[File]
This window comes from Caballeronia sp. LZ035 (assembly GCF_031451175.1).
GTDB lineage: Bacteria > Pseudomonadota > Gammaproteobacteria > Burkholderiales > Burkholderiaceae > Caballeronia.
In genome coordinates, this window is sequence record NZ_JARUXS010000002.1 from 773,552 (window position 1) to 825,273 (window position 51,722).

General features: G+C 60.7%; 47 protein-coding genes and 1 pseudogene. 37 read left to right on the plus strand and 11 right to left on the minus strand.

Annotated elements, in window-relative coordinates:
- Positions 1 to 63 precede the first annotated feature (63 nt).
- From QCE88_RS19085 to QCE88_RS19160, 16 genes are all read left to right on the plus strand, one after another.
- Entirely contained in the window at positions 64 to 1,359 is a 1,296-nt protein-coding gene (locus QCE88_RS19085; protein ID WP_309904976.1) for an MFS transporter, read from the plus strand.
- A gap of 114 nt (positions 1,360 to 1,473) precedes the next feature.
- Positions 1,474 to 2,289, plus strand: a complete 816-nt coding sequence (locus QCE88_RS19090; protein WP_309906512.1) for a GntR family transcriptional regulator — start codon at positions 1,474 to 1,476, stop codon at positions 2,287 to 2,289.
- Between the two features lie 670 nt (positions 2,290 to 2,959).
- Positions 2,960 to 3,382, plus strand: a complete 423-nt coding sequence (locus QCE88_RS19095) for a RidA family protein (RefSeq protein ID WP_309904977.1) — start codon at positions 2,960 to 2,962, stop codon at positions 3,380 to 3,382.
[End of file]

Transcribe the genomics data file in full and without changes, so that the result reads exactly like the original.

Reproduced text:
This window comes from Caballeronia sp. LZ035 (assembly GCF_031451175.1).
GTDB lineage: Bacteria > Pseudomonadota > Gammaproteobacteria > Burkholderiales > Burkholderiaceae > Caballeronia.
In genome coordinates, this window is sequence record NZ_JARUXS010000002.1 from 773,552 (window position 1) to 825,273 (window position 51,722).

General features: G+C 60.7%; 47 protein-coding genes and 1 pseudogene. 37 read left to right on the plus strand and 11 right to left on the minus strand.

Annotated elements, in window-relative coordinates:
- Positions 1 to 63 precede the first annotated feature (63 nt).
- From QCE88_RS19085 to QCE88_RS19160, 16 genes are all read left to right on the plus strand, one after another.
- Entirely contained in the window at positions 64 to 1,359 is a 1,296-nt protein-coding gene (locus QCE88_RS19085; protein ID WP_309904976.1) for an MFS transporter, read from the plus strand.
- A gap of 114 nt (positions 1,360 to 1,473) precedes the next feature.
- Positions 1,474 to 2,289, plus strand: a complete 816-nt coding sequence (locus QCE88_RS19090; protein WP_309906512.1) for a GntR family transcriptional regulator — start codon at positions 1,474 to 1,476, stop codon at positions 2,287 to 2,289.
- Between the two features lie 670 nt (positions 2,290 to 2,959).
- Positions 2,960 to 3,382, plus strand: a complete 423-nt coding sequence (locus QCE88_RS19095) for a RidA family protein (RefSeq protein ID WP_309904977.1) — start codon at positions 2,960 to 2,962, stop codon at positions 3,380 to 3,382.